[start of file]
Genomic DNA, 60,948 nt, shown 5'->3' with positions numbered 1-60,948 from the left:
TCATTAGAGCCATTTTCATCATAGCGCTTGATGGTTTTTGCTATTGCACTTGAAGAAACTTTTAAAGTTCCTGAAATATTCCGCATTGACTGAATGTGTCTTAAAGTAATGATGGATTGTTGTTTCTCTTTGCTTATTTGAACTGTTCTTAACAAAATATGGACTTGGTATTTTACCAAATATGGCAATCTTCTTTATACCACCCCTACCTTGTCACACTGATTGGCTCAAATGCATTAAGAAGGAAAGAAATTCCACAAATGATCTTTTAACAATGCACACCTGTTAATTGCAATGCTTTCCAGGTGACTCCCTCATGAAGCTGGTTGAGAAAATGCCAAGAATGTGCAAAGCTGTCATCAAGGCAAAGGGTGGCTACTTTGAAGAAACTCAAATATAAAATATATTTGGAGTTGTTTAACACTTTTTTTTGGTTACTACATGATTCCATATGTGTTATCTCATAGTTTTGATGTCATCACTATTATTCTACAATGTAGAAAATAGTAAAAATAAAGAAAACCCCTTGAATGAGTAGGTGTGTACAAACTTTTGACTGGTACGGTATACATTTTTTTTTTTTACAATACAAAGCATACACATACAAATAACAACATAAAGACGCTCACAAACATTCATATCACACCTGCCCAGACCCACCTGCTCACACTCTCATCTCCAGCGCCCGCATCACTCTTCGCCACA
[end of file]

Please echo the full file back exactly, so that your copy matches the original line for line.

Genomic DNA, 60,948 nt, shown 5'->3' with positions numbered 1-60,948 from the left:
TCATTAGAGCCATTTTCATCATAGCGCTTGATGGTTTTTGCTATTGCACTTGAAGAAACTTTTAAAGTTCCTGAAATATTCCGCATTGACTGAATGTGTCTTAAAGTAATGATGGATTGTTGTTTCTCTTTGCTTATTTGAACTGTTCTTAACAAAATATGGACTTGGTATTTTACCAAATATGGCAATCTTCTTTATACCACCCCTACCTTGTCACACTGATTGGCTCAAATGCATTAAGAAGGAAAGAAATTCCACAAATGATCTTTTAACAATGCACACCTGTTAATTGCAATGCTTTCCAGGTGACTCCCTCATGAAGCTGGTTGAGAAAATGCCAAGAATGTGCAAAGCTGTCATCAAGGCAAAGGGTGGCTACTTTGAAGAAACTCAAATATAAAATATATTTGGAGTTGTTTAACACTTTTTTTTGGTTACTACATGATTCCATATGTGTTATCTCATAGTTTTGATGTCATCACTATTATTCTACAATGTAGAAAATAGTAAAAATAAAGAAAACCCCTTGAATGAGTAGGTGTGTACAAACTTTTGACTGGTACGGTATACATTTTTTTTTTTTACAATACAAAGCATACACATACAAATAACAACATAAAGACGCTCACAAACATTCATATCACACCTGCCCAGACCCACCTGCTCACACTCTCATCTCCAGCGCCCGCATCACTCTTCGCCACA